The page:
Box sharpens iOS app, Web interface in fight to stand out against big rivals

With the improvements, the enterprise cloud storage pioneer wants to make it easier for users to interact with their files

Box's new app for iPhone and iPad lets users log in with their fingerprint via the iOS Touch ID tool

Box's new app for iPhone and iPad lets users log in with their fingerprint via the iOS Touch ID tool

As it seeks differentiation with collaboration, workflow and document management features, Box has revamped its iOS app and Web interface to simplify how users and IT administrators interact with files kept in its cloud storage service.

The improvements in version 3.5 of the iOS app are intended to help Box protect its turf on iPhones and iPads against Google Drive, Microsoft OneDrive for Business, Dropbox for Business and other competitors, as people more frequently turn to their tablets and smartphones for work.

According to Ethan Batraski, Box's vice president of product design, users tap their Box file repository an average of 50 times per day, often from multiple devices, including iPhones, iPads and Android gizmos. "They need to access their content and collaborate across devices, so we want to make that easier," he said.

In version 3.5 of the app, users can add the Box widget to the iOS Notification Center, where they'll see links to recently accessed files and be able to trigger several actions, including creating a new file with the Box Note tool, taking photos or videos and saving them directly to Box, and calling up files and folders previously designated as favorites.

Box has also added the option for individual users to protect their app with the iOS Touch ID tool, so that the app will only launch after making a positive ID of their fingerprint.

Box is also rolling out user experience enhancements to its Web app, including improved navigation, an updated notifications interface and the addition of a "favorites" feature for quicker access to hand-picked files and folders.

Box is addressing the growing interaction between its users and external collaborators with a new whitelist function that lets IT admins specify which external domains they consider safe. Users will be able to issue invitations and accept invitations from other people within these domains only. Box is also giving admins new usage reports that capture how files are shared with outside parties.

In September, Box outlined several new capabilities and strategies to boost the value of its core cloud storage and file share service for businesses. For example, the company said that next year it will launch a workflow engine that will automate the routing of documents and files, as well as the actions that people need to take on them. In addition, Box unveiled a plan to deepen its knowledge of and presence in select vertical industries.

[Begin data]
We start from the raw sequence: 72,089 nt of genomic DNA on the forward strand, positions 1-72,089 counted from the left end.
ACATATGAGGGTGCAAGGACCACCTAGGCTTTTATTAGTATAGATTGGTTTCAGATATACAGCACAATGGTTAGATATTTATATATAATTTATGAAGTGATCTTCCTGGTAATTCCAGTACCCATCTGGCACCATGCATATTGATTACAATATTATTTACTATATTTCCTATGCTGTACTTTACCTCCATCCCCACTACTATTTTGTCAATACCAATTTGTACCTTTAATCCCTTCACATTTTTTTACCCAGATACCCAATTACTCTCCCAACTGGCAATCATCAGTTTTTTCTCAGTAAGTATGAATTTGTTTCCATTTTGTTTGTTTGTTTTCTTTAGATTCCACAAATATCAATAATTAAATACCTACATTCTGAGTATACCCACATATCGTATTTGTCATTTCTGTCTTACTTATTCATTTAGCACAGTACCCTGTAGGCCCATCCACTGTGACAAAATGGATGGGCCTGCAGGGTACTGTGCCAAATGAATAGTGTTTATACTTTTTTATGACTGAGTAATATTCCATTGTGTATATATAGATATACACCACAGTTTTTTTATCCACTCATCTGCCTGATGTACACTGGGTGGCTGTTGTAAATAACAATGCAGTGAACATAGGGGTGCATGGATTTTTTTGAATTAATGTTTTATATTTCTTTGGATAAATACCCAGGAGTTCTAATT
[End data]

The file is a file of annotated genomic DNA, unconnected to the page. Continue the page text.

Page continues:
The challenge for the 10-year-old company is that mighty rivals, including Microsoft and Google, have driven down the price of enterprise cloud storage dramatically, a trend that doesn't affect those larger companies because they make their money elsewhere. The bigger rivals also offer cloud storage as part of a broader package of enterprise collaboration, communication and productivity wares.

It's unclear whether Box can evolve fast enough. It must continue developing new collaboration, document and business process management features that businesses will pay for. Simultaneously, it has to keep getting its cloud storage service integrated with as many third-party business software systems as possible via partnerships and via its open APIs.

Box, whose storage service is in use at 240,000 businesses by 27 million employees, announced in March its intention to launch an IPO, but it has yet to pull the trigger on those plans.

Critics interpret the delay as a sign the company isn't as confident anymore about its prospects as a publicly traded company, while co-founder and CEO Aaron Levie has responded that the company never had a specific IPO launch date in mind.

In the IPO registration papers Box submitted to the U.S. Securities and Exchange Commission, the Los Altos, California company acknowledged that profitability wasn't on the horizon, that it's spending money hand over fist in sales and marketing, and that only 7 percent of its approximately 25 million end users pay for the service.

However, Box raised another $150 million this summer from its backers, on top of the more than $300 million investors had previously injected into the company, which has about 1,000 employees. Among its big-name customers are GE, which is rolling out Box to its 300,000 employees globally, and DreamWorks Animation.

Juan Carlos Perez covers enterprise communication/collaboration suites, operating systems, browsers and general technology breaking news for The IDG News Service. Follow Juan on Twitter at @JuanCPerezIDG.

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